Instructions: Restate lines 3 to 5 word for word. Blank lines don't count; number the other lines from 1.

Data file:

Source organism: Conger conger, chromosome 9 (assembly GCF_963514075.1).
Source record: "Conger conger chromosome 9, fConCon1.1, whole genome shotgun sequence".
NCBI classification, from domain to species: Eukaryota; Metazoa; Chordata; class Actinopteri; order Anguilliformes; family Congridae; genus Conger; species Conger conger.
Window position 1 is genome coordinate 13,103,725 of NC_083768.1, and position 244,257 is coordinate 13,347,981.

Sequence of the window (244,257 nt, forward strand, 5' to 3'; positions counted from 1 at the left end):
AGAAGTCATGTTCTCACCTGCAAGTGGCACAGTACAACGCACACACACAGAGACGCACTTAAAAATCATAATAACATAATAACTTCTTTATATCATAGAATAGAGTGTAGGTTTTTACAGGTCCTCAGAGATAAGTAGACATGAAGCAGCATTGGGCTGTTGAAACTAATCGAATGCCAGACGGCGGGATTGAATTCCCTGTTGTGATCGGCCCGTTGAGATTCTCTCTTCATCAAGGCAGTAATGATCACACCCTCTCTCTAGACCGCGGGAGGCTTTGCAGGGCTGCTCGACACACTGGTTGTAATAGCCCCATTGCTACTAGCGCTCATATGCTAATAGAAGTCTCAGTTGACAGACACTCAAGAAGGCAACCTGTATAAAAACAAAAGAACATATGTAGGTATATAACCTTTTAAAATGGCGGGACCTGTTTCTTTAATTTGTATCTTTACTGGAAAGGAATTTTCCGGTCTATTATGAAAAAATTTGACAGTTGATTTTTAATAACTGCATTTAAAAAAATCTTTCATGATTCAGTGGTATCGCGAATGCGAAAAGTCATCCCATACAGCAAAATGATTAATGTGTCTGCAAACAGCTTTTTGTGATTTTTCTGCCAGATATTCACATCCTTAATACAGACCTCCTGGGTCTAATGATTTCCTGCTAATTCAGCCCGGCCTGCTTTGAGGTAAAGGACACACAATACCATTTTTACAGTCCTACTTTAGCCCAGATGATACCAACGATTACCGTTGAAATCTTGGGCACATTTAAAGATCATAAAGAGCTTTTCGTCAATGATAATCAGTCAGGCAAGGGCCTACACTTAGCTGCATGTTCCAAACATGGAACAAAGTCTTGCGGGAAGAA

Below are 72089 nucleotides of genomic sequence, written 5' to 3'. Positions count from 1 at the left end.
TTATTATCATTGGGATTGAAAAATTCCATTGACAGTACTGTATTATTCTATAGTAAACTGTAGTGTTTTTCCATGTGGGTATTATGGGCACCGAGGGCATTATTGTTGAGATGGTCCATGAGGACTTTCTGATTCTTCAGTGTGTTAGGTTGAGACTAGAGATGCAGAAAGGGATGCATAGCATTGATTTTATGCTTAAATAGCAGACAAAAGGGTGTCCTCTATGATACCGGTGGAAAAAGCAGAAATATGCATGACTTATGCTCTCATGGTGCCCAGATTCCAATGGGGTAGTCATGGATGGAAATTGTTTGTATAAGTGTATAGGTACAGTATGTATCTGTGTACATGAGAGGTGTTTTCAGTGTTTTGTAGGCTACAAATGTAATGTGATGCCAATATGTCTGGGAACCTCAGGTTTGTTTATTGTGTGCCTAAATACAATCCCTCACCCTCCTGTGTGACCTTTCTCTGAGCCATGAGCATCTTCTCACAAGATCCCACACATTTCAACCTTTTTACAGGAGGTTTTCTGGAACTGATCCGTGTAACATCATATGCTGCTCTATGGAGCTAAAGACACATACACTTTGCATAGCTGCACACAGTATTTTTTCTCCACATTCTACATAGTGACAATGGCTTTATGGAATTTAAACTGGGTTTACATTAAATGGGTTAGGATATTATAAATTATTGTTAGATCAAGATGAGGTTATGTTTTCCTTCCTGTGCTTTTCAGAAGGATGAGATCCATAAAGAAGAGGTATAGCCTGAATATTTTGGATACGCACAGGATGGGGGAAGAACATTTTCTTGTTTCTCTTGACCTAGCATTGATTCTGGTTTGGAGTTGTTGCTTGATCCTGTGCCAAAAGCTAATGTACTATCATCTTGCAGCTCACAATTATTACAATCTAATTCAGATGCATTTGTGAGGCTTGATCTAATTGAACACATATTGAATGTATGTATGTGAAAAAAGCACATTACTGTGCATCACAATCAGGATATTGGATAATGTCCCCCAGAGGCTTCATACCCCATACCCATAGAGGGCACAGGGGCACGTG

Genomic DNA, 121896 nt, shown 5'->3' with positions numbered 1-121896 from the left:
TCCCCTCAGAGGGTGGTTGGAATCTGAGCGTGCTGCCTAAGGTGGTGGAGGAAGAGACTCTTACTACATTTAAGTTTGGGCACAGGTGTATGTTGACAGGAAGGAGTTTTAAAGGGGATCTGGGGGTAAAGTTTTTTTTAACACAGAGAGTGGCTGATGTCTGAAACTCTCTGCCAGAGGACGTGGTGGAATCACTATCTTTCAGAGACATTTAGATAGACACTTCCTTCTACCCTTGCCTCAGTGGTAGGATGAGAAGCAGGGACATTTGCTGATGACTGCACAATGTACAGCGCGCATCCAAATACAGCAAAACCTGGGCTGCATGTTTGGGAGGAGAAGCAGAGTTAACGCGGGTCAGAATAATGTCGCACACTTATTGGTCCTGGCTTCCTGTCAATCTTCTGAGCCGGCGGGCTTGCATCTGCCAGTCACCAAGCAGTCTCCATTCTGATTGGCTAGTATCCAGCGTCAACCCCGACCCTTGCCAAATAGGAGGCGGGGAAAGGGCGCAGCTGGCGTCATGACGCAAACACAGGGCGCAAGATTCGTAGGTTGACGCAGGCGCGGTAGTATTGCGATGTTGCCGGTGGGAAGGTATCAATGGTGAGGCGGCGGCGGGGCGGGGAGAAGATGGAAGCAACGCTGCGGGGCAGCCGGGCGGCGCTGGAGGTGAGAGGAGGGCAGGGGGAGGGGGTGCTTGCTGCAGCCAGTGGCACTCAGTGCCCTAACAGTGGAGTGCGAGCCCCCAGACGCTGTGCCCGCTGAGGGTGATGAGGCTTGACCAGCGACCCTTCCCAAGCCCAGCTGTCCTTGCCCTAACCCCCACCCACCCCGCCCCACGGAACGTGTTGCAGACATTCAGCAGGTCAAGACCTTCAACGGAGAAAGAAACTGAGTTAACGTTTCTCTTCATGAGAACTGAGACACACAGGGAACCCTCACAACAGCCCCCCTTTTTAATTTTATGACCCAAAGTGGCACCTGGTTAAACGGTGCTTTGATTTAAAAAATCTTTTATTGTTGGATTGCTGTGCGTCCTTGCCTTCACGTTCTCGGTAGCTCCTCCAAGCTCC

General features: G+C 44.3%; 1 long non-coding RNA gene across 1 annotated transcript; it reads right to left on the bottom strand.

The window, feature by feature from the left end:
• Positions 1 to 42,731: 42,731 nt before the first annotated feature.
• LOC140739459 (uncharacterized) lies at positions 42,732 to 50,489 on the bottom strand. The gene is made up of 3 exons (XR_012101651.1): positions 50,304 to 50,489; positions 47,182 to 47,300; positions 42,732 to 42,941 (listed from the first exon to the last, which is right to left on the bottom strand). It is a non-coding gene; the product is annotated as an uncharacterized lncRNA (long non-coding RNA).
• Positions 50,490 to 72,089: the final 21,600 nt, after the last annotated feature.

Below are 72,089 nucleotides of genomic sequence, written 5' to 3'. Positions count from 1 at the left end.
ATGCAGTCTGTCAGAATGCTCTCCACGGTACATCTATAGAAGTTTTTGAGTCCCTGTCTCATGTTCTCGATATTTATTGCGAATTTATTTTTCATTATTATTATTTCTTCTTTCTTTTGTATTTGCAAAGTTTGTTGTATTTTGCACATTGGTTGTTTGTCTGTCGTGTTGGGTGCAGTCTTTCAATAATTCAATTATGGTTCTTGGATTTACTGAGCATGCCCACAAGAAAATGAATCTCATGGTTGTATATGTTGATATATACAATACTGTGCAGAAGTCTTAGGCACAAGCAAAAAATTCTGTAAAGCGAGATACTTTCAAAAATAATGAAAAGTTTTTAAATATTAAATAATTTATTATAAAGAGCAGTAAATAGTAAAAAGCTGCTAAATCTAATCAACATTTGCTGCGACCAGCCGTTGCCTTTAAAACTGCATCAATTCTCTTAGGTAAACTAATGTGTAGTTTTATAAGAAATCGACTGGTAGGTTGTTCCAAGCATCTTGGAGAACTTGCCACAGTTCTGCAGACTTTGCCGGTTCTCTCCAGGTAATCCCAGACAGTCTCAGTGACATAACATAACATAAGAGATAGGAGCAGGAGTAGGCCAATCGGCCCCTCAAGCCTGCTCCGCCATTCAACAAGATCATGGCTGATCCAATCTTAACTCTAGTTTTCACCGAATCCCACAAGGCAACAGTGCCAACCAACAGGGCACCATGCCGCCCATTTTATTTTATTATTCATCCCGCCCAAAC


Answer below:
NCBI classification, from domain to species: Eukaryota; Metazoa; Chordata; class Actinopteri; order Anguilliformes; family Congridae; genus Conger; species Conger conger.
Window position 1 is genome coordinate 13,103,725 of NC_083768.1, and position 244,257 is coordinate 13,347,981.

Sequence of the window (244,257 nt, forward strand, 5' to 3'; positions counted from 1 at the left end):